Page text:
Thursday, 23 April 2009

I've got a brother!

By return of post came a letter from my half-brother (the ‘white’ response!). It was a short, but really kind and lovely letter and, looking at the bottom first to see who the letter was from, what touched me most was that he had signed his name with one kiss underneath. He had to be friendly if he’d put a kiss! He confirmed that my facts were correct and that he was indeed my half-brother; he had no idea of my existence and was therefore shocked at the revelation, but pleasantly so. He gave me his phone number and asked what I would like to do next – ring him, write back or meet. Impetuous as always, I opted for ringing him, the quickest option! Obviously my heart was pounding as I waited for him to answer the phone, only to get his wife because he was putting his children to bed. She sounded very nice, and said that she would get James to ring me back soon. The next hour passed incredibly slowly (of course!) and during that time, I must have driven my husband mad as I was imagining that James must have changed his mind otherwise he’d have rung back by now.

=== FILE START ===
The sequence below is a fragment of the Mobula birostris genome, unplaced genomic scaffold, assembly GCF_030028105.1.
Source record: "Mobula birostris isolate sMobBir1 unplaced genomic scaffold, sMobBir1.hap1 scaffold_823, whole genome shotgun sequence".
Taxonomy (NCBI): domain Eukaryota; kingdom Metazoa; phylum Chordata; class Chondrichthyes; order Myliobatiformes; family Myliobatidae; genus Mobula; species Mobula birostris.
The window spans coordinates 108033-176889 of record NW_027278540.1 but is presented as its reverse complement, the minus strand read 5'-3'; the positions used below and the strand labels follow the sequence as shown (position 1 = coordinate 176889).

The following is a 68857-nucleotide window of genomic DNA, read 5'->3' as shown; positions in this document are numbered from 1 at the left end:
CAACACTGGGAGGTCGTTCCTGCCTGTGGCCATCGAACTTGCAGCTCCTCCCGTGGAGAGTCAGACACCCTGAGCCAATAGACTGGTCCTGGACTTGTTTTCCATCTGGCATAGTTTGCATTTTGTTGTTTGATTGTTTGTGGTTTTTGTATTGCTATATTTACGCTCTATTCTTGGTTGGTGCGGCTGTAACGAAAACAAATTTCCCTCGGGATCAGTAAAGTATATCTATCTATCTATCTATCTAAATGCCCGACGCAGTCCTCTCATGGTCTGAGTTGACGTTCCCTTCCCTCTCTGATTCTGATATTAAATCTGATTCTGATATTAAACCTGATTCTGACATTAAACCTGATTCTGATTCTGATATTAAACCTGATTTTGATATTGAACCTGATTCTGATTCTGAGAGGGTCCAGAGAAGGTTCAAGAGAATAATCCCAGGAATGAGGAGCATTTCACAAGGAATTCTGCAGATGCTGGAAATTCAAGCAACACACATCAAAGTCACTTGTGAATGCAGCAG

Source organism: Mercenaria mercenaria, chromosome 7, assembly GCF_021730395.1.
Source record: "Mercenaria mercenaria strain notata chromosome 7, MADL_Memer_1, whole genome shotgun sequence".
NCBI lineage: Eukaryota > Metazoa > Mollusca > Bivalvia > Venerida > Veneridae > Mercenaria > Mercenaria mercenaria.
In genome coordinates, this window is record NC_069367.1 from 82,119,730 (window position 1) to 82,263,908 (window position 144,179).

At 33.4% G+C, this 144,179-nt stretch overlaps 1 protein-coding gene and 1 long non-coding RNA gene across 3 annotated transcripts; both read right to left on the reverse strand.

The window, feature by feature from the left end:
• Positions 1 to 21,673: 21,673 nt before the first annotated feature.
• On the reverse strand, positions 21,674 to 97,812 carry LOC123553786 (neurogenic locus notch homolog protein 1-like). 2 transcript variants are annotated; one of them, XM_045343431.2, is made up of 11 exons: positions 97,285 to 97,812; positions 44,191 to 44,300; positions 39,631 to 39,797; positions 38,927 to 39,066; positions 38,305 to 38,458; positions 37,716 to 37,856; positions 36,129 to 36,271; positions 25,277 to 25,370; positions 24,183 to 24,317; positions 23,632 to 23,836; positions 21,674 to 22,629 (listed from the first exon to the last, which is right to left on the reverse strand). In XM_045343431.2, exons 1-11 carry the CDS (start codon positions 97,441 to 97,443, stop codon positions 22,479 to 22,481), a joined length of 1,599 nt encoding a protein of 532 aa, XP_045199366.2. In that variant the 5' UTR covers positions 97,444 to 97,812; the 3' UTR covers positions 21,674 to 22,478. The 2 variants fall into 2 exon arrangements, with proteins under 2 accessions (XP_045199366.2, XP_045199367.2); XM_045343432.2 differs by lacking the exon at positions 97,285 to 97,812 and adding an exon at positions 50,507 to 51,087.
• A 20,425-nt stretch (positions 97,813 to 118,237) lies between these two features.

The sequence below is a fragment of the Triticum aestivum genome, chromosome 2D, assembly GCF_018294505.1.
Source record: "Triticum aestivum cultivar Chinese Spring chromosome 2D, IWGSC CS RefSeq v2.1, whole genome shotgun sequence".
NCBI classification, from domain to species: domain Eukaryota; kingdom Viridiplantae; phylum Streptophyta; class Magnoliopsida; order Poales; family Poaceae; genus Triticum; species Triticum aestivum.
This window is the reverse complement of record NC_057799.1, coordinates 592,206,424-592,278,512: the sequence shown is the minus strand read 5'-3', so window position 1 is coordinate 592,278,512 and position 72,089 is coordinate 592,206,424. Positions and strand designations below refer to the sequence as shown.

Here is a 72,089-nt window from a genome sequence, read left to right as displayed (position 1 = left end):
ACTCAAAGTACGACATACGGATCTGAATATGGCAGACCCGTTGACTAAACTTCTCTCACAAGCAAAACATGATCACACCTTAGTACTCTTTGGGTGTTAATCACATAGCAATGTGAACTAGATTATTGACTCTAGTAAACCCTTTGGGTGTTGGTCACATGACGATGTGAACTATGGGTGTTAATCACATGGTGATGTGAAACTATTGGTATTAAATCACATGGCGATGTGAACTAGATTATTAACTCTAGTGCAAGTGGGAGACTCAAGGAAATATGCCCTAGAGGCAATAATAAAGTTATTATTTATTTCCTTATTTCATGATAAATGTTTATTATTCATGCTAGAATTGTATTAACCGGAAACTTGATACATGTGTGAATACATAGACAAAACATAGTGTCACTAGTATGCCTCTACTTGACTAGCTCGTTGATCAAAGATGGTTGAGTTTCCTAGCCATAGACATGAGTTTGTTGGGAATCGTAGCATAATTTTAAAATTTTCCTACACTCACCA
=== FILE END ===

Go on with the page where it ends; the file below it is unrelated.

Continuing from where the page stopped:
Then the phone rang, ‘Hi Mandy, it’s James’. Wow – this was my brother; I could hardly speak for emotion, excitement and fear of saying the wrong thing. I needn’t have worried – our conversation flowed naturally with no awkward silences and I was amazed that we just seemed like two old friends catching up. We answered each other’s questions and told each other about our families; James was married with three sons, which meant that I was an auntie for the first time, and my son would finally have some cousins! I do remember telling James that I’d thought long and hard about writing to him and his sisters, as his mother had told me that they were a very close family and wouldn’t welcome an ‘outsider’. He was really surprised to hear that she had said that, and dropped something of a bombshell – his mother hadn’t spoken to him, his wife or his children for the last six months. Initially, I was horrified, automatically assuming that this was my fault. The last thing I wanted was to cause trouble within an established family. But no – there had been a very petty disagreement which had led to Wyn telling Sally that she wanted nothing more to do with James.

I did find this very odd on the one hand – how could someone not speak to their grandchildren, even if they were cross with their son? – but somewhat reassuring on the other hand – maybe Wyn’s behaviour was a little irrational and I wasn’t to blame for absolutely everything? There were many more issues here but that story is my brother’s to tell, not mine.